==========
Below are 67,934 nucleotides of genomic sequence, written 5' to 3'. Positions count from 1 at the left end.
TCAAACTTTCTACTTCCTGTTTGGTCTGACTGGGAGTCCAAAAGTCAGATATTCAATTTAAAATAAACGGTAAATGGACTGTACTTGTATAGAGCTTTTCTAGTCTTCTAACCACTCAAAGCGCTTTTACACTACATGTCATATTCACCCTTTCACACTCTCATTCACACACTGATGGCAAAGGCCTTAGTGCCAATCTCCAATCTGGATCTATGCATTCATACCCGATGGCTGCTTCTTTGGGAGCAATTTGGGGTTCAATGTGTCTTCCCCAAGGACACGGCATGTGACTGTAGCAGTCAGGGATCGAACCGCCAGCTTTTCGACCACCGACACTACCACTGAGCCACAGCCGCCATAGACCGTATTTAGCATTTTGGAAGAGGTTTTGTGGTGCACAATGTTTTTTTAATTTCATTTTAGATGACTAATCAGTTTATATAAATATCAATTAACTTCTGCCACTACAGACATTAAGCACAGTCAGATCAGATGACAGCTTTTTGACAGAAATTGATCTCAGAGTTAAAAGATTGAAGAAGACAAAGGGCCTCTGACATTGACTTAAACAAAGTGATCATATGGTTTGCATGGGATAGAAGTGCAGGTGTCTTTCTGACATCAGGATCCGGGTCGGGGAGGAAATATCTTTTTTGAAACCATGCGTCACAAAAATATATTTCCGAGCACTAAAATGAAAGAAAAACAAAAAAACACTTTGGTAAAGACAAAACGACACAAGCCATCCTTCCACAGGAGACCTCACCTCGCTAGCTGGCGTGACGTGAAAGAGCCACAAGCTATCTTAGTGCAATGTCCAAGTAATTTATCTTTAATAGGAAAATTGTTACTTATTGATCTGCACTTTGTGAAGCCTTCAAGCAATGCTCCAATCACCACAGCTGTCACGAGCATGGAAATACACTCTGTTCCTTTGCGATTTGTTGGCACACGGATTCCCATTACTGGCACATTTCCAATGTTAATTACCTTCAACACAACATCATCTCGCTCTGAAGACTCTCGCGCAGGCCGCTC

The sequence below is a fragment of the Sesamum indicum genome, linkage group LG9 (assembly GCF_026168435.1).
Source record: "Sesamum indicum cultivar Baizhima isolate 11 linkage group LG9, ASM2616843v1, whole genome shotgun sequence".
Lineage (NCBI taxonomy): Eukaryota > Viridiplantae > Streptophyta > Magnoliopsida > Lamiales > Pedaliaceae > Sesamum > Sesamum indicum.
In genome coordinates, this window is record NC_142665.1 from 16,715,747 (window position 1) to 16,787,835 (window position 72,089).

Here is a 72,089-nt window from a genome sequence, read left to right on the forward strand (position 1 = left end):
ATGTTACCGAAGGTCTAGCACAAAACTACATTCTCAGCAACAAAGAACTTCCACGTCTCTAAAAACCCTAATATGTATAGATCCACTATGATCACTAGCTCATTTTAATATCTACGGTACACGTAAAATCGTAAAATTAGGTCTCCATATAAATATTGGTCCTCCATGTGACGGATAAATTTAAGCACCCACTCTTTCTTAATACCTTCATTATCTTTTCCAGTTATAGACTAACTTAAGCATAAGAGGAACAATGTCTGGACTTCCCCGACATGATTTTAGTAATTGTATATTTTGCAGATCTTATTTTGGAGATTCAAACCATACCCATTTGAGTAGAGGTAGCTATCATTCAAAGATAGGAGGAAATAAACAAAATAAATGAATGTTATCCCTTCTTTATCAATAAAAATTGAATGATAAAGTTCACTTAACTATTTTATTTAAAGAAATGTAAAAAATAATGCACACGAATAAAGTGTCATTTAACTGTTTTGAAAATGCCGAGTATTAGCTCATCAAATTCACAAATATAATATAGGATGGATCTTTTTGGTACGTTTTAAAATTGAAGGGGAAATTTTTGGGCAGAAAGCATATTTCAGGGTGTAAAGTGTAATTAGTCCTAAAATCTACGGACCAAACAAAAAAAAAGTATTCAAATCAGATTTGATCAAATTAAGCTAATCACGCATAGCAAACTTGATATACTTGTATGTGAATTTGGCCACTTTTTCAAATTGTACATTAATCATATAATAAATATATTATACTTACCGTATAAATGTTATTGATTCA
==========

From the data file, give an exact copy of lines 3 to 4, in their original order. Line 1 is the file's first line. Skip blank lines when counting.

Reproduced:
The sequence below is a fragment of the Sesamum indicum genome, linkage group LG9 (assembly GCF_026168435.1).
Source record: "Sesamum indicum cultivar Baizhima isolate 11 linkage group LG9, ASM2616843v1, whole genome shotgun sequence".